The XM3 – The Marine Corps and DARPA’s Forgotten Sniper Rifle

One common theme of militaries going to war is that they are never really prepared for it. The United States and the Global War On Terror were no different. Read Generation Kill to see that even elite units weren’t ready for the invasion of Iraq. Marine snipers deployed to Afghanistan and Iraq started to see the shortcomings of their beloved M40 rifles. This led to a fairly interesting partnership with DARPA and resulted in the XM3 sniper rifle series. 

(Gun Wiki)

Marine Snipers are not a special operations force and are attached to traditional conventional units. Obtaining new weapons is a very long process, and Marine snipers needed new rifles yesterday. A group of officers and staff noncommissioned officers teamed up with DARPA to examine the shortcomings of the M40 series and produce improvements. The end result became known as the short-lived XM3 sniper rifle.  

Shortcomings of the M40 

While the M40 is a great rifle, the GWOT was a new war. The urban, desert, and mountainous terrain of Iraq and Afghanistan showed some real weaknesses of the M40 platform. The gun was too long with its 25-inch long barrel. Attaching suppressors wasn’t possible, and night vision optics meant removing and reszeroing the daytime optic. The rifle is big and heavy, which made it tough to use in these more dynamic environments, especially in counter-sniper efforts. 

The Problem Solving XM3 

DARPA, the Marine Corps, and custom rifle company Iron Briagde Armory teamed up to create a bolt-action sniper rifle that solved these issues. The rifle system used the M40 series as its core rifle but would make extensive modifications to the design. 

The XM3 trimmed the barrel to 18.5-inches overall, which is a major trim job to the long M40 barrel. Predictably, the barrel was threaded and fit with a mount to accommodate a Surefire suppressor. A forward rail mount allowed the use of clip-on night vision optics so the daytime scope never had to be removed. 

Darpa’s XM3 (Source Unknown Marine Afghanistan)

The receiver’s rail was now made from titanium and chip-slotted. The rifles used custom McMillan A1 stocks. Although two were built with takedown stock designs. The chambers were recut to accept M118LR ammo. The receiver’s internal threads were opened up to 1.07 inches to allow for a perfect alignment of the bolt face and bore dimension. 

The team took stainless stell box magazines and hand fit and welded them to prevent any movement of the magazine. The team used a titanium Devcon and Marine Tex to bed the barreled actions. This increased the lifespan of the gun and maintained the correct torque. 

The rifles were issued with Surefire suppressors, a Nightforce NXS 3.5-15×50 scope, a FLIN AN/PVS-22 UNS night vision unit, a Harris bipod, an Eagle cheek rest, a Turner Saddlery sling, and a variety of maintenance tools. 

The XM3 In Service 

Fifty-two rifles were produced for the Marine Corps and sent to the world of Marine Snipers. The rifles made their way to the badlands of Iraq and Afghanistan. Almost immediately, they were hit with Marine Snipers. They were shorter and lighter, much easier to insert.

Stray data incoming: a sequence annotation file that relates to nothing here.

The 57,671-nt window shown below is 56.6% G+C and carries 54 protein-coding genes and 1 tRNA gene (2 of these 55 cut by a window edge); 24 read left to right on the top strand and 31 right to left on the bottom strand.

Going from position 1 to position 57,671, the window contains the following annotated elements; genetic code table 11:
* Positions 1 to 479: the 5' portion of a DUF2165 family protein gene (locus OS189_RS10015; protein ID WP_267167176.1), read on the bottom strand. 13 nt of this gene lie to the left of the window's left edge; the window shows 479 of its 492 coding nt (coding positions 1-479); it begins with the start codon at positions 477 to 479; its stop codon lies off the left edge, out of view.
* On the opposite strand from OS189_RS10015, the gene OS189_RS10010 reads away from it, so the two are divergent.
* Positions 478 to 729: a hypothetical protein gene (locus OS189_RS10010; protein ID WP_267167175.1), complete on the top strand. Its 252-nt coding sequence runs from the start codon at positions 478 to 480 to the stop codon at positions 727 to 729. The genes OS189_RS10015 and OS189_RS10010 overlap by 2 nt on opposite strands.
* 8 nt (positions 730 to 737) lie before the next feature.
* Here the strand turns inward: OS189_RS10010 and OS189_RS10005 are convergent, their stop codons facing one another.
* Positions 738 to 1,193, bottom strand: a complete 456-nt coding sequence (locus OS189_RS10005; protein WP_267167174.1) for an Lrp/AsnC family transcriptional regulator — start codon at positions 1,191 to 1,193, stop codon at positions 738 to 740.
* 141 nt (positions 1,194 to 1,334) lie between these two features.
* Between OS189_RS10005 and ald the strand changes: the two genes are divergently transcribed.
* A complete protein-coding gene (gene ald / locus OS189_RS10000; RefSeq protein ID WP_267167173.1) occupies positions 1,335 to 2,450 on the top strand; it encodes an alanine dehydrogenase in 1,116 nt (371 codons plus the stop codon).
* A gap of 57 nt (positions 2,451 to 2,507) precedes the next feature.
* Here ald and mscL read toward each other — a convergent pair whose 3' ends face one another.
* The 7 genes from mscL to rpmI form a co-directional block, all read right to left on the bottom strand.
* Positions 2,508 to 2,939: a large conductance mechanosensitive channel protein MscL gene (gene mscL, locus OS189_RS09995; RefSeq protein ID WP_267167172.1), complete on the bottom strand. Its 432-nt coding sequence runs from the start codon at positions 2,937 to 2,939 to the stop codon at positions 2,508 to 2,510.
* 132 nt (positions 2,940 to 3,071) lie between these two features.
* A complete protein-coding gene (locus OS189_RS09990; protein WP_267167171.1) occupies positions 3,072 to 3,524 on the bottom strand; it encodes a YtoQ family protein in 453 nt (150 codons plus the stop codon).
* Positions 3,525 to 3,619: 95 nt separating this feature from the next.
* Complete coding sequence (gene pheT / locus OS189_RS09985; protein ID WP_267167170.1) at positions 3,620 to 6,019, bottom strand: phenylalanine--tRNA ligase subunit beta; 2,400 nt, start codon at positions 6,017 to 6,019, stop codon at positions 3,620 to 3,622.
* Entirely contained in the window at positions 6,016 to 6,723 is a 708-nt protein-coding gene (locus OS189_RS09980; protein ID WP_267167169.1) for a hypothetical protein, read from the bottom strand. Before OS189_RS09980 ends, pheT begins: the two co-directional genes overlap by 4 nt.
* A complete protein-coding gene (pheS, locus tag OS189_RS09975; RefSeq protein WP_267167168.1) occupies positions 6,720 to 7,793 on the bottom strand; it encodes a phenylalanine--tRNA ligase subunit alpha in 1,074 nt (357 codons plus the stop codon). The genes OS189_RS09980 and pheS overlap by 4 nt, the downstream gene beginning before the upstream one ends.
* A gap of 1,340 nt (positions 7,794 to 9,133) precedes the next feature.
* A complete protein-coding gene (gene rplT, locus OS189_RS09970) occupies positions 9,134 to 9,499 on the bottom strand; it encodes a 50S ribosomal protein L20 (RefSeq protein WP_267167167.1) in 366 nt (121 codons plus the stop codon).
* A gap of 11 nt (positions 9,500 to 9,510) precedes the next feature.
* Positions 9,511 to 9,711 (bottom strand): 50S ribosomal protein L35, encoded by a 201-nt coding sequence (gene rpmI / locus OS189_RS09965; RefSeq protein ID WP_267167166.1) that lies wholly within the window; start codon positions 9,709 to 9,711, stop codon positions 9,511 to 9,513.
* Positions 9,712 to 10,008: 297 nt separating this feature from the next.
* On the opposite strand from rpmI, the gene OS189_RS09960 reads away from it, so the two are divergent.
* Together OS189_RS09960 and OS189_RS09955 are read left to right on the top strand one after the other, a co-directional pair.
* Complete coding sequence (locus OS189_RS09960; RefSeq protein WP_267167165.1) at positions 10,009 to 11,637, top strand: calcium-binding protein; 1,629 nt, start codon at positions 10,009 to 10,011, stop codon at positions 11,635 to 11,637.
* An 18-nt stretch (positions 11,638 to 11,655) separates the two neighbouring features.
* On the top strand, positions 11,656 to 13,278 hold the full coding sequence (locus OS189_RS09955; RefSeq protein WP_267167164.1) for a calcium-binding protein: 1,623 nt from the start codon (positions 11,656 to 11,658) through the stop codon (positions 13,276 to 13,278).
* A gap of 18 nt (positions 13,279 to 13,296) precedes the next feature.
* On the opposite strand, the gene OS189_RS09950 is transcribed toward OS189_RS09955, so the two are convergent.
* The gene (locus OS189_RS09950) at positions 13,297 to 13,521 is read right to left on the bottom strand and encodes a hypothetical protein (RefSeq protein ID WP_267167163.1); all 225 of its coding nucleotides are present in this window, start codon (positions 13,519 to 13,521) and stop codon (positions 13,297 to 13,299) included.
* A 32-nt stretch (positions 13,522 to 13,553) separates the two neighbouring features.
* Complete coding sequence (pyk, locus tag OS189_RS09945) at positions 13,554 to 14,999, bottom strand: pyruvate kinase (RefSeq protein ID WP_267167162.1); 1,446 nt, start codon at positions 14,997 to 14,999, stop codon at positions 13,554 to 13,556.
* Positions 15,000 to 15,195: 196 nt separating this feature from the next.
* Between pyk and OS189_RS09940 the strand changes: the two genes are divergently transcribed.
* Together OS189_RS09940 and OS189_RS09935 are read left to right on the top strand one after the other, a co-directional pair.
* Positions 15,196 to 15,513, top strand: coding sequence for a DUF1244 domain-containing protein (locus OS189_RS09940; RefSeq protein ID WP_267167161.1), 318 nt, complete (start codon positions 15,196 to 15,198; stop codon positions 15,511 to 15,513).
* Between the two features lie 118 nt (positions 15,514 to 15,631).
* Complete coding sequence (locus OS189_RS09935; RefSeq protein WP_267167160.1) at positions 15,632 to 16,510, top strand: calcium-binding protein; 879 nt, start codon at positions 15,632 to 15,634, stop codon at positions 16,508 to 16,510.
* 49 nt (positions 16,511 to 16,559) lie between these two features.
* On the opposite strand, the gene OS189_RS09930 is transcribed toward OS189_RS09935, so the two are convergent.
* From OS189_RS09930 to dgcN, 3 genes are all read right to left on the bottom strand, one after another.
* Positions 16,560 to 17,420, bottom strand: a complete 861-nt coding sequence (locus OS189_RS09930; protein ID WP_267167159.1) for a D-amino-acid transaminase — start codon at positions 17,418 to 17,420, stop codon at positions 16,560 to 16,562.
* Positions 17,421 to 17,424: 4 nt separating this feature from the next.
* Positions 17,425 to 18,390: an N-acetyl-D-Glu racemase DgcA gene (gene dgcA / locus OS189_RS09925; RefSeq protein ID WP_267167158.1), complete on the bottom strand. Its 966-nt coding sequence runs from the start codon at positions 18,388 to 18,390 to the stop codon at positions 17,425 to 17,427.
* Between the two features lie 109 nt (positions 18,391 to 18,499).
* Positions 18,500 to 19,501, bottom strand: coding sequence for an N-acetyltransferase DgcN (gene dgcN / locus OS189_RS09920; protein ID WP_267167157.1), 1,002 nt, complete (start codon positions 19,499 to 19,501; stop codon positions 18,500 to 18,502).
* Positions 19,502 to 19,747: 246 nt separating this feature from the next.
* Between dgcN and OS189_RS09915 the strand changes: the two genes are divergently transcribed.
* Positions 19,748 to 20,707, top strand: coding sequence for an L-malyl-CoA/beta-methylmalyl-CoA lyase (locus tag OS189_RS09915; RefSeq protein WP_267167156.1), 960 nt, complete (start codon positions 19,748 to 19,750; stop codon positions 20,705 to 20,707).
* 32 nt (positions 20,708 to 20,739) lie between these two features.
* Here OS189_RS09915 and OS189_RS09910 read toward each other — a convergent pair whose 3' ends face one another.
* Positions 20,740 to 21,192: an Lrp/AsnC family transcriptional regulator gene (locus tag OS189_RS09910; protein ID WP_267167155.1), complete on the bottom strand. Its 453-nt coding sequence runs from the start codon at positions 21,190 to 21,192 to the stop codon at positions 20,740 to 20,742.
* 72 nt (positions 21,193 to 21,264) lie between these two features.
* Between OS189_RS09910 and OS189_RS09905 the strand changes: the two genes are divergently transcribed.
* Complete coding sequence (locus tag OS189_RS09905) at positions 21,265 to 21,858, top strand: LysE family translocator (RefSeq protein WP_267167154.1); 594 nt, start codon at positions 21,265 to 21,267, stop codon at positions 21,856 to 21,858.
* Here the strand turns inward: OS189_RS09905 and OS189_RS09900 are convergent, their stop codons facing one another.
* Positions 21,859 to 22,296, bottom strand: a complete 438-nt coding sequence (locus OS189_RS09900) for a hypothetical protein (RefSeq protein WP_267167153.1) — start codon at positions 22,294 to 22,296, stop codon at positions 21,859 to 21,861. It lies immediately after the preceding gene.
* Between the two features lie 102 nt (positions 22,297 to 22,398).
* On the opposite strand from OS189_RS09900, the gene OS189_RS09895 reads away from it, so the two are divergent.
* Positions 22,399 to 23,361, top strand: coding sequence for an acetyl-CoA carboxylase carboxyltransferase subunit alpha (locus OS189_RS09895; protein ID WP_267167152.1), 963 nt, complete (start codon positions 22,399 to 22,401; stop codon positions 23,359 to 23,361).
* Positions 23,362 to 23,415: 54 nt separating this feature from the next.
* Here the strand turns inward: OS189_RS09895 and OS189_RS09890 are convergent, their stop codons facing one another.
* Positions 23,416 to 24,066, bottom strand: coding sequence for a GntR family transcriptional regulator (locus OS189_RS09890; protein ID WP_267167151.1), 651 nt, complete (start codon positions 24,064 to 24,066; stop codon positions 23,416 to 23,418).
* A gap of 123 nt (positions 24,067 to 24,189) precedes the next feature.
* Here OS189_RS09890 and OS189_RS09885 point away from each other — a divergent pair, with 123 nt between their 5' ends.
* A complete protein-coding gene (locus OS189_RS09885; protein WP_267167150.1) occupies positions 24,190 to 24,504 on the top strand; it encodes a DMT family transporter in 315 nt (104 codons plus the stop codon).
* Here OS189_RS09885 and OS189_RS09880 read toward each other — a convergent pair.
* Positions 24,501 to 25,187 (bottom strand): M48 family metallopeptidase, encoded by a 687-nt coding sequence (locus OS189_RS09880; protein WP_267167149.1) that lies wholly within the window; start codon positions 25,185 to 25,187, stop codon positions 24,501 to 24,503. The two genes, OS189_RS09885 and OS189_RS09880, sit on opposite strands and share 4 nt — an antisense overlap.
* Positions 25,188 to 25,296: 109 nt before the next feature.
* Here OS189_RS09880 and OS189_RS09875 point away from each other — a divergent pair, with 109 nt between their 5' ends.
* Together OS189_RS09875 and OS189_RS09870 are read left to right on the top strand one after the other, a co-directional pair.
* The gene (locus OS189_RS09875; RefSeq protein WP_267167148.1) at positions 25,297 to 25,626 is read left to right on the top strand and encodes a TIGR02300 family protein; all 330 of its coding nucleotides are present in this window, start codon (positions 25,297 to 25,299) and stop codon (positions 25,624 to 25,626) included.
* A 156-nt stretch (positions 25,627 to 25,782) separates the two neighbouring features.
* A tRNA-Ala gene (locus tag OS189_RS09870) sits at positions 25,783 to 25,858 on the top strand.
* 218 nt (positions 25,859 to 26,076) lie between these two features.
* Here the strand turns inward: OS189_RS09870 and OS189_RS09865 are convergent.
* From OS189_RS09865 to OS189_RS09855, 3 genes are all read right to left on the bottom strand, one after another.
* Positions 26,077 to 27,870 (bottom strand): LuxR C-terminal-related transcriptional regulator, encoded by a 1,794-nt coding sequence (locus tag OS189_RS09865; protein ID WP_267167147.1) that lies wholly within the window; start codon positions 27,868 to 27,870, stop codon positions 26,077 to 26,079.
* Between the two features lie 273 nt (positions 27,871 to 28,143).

The rifles proved to be accurate and capable. The ability to use suppressors and night vision helped the snipers be more effective killers. The rifle received high marks from the Snipers Using the rifle, as well as sniper instructors and Marien Rifle Team members. They were well known for their accuracy, but the significantly shorter barrel didn’t seem to make much of a difference in accuracy or ballistics. 

(Sniper’s Hide)

There are a lot of dead bad guys due to the XM3 rifle. That might leave you wondering why we don’t hear much about the platform today. It did serve well but was never an official program. There was never any training or proper guidelines issued for maintaining the rifles. When they eventually broke, they were sidelined, and Marine Armroers were not allowed to fix them.

The optic also used MOA instead of MIL adjustments. The Marine Corps had moved to MILs years back, and the younger snipers weren’t trained in MOA. The scope also used an SFP reticle, so the elevation and windage measurements only worked at maximum magnification. These rifles were theater assets, which meant that they were passed from unit to unit overseas, so an incoming sniper was being issued a completely new weapon system without prior training. 

What Happened to the XM3

The rifles were great, so why weren’t they refined and made an official M40 designation? Price was likely one factor. They were expensive rifles. We also entered an era where guns like the M110 were coming into play. Those rifles were already set up with suppressors and ready for night vision; plus, they were lighter and offered a semi-auto design. 

(BG Defense)

Features from the XM3 made their way to the M40A5, which included a suppressor-ready option and the ability to add a clip-on optic. The Xm3 walked so later sniper rifles could run. If you read this article, it might seem like most of the XM3 features are now common with snipers. The gun provided a working blueprint of how those features could work. It’s a small but important step to sniper modernization. 

The XM3 rifles were eventually given to the Army, who gave them to the CMP, who later made a killing by auctioning the rifles to the market. If you ever see one, be prepared to spend machine gun money on it. 

Travis Pike
Travis Pike is a former Marine Machine gunner who served with 2nd Bn 2nd Marines for 5 years. He deployed in 2009 to Afghanistan and again in 2011 with the 22nd MEU(SOC) during a record setting 11 months at sea. He’s trained with the Romanian Army, the Spanish Marines, the Emirate Marines and the Afghan National Army. He serves as an NRA certified pistol instructor and teaches concealed carry classes.